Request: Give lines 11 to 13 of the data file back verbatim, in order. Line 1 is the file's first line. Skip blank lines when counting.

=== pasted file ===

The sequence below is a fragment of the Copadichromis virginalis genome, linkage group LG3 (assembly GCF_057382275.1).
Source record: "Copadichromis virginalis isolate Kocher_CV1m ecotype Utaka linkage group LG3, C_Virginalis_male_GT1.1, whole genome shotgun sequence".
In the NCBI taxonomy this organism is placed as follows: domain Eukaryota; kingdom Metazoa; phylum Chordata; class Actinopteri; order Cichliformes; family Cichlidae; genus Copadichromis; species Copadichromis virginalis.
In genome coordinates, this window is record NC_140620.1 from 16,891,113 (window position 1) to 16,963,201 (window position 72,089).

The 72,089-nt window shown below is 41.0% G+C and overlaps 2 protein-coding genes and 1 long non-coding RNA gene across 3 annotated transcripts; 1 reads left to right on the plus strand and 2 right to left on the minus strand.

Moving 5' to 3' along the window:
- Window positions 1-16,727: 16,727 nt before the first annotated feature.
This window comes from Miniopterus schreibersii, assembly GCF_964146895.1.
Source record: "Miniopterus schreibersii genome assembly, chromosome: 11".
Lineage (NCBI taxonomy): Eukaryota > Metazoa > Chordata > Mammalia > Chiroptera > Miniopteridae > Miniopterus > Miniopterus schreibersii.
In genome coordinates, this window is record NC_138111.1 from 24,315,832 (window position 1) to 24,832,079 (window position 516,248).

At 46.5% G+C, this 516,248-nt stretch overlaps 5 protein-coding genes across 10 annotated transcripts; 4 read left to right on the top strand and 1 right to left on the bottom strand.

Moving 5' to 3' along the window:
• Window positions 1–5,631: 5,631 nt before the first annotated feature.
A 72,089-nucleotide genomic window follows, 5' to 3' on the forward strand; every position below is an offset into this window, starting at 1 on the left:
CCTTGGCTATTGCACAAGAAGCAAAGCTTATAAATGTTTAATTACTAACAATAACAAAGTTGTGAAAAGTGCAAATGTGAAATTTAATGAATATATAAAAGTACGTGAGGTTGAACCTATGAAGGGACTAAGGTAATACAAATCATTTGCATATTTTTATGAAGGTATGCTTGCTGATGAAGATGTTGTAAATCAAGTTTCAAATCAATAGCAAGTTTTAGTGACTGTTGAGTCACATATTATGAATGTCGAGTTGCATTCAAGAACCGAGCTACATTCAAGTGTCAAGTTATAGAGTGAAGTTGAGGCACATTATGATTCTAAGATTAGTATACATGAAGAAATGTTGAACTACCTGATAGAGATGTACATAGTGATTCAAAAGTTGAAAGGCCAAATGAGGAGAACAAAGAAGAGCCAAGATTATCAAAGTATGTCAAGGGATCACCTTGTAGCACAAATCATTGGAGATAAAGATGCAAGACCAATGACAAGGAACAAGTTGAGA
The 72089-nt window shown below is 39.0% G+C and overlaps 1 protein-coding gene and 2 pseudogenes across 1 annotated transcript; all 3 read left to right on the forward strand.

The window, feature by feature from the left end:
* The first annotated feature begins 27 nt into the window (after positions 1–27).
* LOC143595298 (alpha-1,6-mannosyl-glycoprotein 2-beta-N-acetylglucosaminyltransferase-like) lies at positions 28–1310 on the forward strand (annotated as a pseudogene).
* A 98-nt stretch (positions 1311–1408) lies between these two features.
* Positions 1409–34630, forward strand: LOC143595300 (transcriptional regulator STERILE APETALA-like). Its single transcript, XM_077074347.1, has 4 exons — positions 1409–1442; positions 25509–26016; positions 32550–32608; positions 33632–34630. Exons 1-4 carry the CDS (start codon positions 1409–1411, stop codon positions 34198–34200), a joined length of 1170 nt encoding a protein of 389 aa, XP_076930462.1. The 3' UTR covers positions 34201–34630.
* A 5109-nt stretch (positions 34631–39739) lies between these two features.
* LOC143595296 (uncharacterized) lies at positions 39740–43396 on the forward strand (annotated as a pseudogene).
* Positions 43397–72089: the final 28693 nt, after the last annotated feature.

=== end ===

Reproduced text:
In genome coordinates, this window is record NC_138111.1 from 24,315,832 (window position 1) to 24,832,079 (window position 516,248).

At 46.5% G+C, this 516,248-nt stretch overlaps 5 protein-coding genes across 10 annotated transcripts; 4 read left to right on the top strand and 1 right to left on the bottom strand.

Moving 5' to 3' along the window: